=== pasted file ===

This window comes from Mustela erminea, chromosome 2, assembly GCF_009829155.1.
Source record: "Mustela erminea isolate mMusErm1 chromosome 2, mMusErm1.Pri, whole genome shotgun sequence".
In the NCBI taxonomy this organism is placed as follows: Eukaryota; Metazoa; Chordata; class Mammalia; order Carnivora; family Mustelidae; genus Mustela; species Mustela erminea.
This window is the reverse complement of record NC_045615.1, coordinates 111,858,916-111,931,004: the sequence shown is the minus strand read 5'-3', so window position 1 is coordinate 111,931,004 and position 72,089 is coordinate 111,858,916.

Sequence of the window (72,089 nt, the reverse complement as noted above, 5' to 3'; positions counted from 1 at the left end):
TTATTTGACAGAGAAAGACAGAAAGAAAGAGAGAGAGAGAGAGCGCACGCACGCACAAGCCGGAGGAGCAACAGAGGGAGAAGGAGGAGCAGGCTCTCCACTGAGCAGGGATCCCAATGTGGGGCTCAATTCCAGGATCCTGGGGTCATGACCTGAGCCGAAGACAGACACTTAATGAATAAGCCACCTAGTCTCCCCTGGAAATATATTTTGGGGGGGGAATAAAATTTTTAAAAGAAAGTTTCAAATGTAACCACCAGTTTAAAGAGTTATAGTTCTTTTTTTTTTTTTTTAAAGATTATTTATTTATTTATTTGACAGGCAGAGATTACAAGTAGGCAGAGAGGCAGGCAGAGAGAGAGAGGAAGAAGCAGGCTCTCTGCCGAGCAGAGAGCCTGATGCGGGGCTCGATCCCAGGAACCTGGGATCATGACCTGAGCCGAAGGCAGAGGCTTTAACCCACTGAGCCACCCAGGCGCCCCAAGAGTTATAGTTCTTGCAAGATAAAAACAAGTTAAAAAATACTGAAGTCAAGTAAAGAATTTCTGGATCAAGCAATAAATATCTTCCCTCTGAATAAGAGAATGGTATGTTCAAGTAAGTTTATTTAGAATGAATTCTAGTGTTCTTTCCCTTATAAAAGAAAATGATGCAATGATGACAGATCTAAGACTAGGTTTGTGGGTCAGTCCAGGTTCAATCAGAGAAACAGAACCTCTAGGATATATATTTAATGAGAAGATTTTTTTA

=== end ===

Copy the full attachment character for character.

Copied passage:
This window comes from Mustela erminea, chromosome 2, assembly GCF_009829155.1.
Source record: "Mustela erminea isolate mMusErm1 chromosome 2, mMusErm1.Pri, whole genome shotgun sequence".
In the NCBI taxonomy this organism is placed as follows: Eukaryota; Metazoa; Chordata; class Mammalia; order Carnivora; family Mustelidae; genus Mustela; species Mustela erminea.
This window is the reverse complement of record NC_045615.1, coordinates 111,858,916-111,931,004: the sequence shown is the minus strand read 5'-3', so window position 1 is coordinate 111,931,004 and position 72,089 is coordinate 111,858,916.

Sequence of the window (72,089 nt, the reverse complement as noted above, 5' to 3'; positions counted from 1 at the left end):
TTATTTGACAGAGAAAGACAGAAAGAAAGAGAGAGAGAGAGAGCGCACGCACGCACAAGCCGGAGGAGCAACAGAGGGAGAAGGAGGAGCAGGCTCTCCACTGAGCAGGGATCCCAATGTGGGGCTCAATTCCAGGATCCTGGGGTCATGACCTGAGCCGAAGACAGACACTTAATGAATAAGCCACCTAGTCTCCCCTGGAAATATATTTTGGGGGGGGAATAAAATTTTTAAAAGAAAGTTTCAAATGTAACCACCAGTTTAAAGAGTTATAGTTCTTTTTTTTTTTTTTTAAAGATTATTTATTTATTTATTTGACAGGCAGAGATTACAAGTAGGCAGAGAGGCAGGCAGAGAGAGAGAGGAAGAAGCAGGCTCTCTGCCGAGCAGAGAGCCTGATGCGGGGCTCGATCCCAGGAACCTGGGATCATGACCTGAGCCGAAGGCAGAGGCTTTAACCCACTGAGCCACCCAGGCGCCCCAAGAGTTATAGTTCTTGCAAGATAAAAACAAGTTAAAAAATACTGAAGTCAAGTAAAGAATTTCTGGATCAAGCAATAAATATCTTCCCTCTGAATAAGAGAATGGTATGTTCAAGTAAGTTTATTTAGAATGAATTCTAGTGTTCTTTCCCTTATAAAAGAAAATGATGCAATGATGACAGATCTAAGACTAGGTTTGTGGGTCAGTCCAGGTTCAATCAGAGAAACAGAACCTCTAGGATATATATTTAATGAGAAGATTTTTTTA